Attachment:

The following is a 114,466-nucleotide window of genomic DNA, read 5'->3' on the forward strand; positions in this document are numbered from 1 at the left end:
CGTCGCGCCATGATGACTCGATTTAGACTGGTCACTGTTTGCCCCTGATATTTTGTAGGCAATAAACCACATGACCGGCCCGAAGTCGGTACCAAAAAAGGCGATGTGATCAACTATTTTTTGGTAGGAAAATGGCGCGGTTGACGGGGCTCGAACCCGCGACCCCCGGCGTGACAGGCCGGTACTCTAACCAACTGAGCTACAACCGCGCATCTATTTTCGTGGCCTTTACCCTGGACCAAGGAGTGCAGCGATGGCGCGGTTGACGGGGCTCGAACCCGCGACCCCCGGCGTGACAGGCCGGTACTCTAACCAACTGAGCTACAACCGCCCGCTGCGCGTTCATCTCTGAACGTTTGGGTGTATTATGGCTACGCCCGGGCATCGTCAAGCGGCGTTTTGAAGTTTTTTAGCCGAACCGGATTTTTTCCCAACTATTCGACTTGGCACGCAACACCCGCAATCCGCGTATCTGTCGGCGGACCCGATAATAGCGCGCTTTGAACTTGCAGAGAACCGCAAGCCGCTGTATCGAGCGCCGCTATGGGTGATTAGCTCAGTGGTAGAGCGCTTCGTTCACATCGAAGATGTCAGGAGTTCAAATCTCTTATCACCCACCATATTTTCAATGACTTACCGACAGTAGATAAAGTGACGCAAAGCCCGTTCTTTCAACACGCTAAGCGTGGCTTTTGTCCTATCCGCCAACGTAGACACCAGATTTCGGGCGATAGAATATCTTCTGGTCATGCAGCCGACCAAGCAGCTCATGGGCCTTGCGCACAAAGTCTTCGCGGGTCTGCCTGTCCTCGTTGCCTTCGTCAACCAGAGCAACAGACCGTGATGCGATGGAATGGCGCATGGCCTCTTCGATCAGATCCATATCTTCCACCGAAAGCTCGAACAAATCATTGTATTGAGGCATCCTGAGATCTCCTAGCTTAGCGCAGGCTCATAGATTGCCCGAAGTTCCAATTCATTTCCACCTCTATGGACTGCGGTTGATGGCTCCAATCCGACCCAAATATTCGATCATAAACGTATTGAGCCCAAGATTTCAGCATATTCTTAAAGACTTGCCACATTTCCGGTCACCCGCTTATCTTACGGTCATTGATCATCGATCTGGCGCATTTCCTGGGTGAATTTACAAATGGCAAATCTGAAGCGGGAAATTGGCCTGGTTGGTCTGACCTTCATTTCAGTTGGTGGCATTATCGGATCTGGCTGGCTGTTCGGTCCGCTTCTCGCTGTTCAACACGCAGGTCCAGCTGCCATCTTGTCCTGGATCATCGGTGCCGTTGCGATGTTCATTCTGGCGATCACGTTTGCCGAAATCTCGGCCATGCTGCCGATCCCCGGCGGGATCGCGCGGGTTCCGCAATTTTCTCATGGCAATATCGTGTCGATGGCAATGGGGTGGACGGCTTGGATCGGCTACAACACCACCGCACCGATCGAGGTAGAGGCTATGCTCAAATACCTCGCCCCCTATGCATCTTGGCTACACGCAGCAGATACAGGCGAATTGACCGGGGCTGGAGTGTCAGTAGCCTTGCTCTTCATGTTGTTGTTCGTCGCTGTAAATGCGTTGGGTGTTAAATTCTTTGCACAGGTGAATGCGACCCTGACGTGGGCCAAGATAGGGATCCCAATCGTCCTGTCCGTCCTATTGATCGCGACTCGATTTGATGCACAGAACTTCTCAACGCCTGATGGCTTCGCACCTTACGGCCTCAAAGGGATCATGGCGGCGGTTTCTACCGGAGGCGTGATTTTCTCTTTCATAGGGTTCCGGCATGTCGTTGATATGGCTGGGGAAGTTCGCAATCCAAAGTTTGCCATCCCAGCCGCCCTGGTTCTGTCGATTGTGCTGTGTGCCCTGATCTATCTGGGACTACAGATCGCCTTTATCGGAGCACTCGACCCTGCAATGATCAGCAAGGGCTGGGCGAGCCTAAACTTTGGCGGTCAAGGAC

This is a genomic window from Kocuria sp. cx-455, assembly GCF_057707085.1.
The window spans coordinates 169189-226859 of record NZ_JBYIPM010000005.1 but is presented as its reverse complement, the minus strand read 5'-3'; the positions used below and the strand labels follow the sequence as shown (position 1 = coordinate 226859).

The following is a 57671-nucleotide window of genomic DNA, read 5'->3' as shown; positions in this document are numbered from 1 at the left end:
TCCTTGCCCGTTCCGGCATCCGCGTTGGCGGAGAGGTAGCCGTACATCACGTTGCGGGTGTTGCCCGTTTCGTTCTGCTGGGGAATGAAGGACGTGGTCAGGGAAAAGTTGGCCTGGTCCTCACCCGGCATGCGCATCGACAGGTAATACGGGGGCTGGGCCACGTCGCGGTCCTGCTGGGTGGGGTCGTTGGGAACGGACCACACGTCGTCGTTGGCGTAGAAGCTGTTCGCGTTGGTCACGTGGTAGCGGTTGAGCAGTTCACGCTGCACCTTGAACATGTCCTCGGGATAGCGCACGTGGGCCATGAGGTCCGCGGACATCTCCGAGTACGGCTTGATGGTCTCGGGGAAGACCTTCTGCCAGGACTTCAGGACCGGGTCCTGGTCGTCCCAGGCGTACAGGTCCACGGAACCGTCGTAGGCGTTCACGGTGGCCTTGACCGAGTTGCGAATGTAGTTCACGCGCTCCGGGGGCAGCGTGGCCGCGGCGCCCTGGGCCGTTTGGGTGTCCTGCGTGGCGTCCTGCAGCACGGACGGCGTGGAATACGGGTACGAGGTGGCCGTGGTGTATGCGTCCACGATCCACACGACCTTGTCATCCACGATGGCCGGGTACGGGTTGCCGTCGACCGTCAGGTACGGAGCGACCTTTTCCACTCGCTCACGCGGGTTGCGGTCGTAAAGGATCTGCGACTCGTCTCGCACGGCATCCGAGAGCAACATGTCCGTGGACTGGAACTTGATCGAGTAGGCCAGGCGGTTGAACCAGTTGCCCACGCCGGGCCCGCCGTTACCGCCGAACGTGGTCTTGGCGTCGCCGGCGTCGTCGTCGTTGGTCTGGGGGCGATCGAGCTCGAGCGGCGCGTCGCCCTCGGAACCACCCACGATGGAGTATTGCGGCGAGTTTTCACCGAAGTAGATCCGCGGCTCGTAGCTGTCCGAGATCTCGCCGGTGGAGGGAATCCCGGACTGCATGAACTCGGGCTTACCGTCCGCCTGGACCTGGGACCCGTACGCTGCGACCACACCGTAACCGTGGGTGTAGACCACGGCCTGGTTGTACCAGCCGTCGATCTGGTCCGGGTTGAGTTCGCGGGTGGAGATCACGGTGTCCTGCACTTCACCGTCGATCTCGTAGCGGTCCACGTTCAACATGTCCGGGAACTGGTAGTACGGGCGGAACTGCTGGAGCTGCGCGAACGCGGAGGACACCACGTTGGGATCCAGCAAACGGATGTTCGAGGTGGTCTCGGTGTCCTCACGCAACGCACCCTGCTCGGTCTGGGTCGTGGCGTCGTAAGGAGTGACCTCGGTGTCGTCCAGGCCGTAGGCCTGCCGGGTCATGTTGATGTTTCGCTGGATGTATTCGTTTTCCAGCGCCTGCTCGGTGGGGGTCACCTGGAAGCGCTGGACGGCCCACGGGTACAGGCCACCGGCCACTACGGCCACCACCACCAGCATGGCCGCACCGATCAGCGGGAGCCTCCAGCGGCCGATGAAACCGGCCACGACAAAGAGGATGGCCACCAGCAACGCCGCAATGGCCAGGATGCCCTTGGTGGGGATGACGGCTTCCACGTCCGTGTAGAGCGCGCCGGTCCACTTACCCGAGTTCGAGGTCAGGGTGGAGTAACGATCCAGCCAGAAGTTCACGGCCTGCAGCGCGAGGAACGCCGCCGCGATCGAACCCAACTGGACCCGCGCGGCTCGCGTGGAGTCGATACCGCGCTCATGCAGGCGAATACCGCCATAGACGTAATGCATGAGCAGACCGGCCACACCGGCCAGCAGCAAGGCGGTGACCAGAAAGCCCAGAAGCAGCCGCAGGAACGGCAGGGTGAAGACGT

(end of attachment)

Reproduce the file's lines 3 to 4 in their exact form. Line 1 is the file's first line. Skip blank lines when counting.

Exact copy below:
This is a genomic window from Kocuria sp. cx-455, assembly GCF_057707085.1.
The window spans coordinates 169189-226859 of record NZ_JBYIPM010000005.1 but is presented as its reverse complement, the minus strand read 5'-3'; the positions used below and the strand labels follow the sequence as shown (position 1 = coordinate 226859).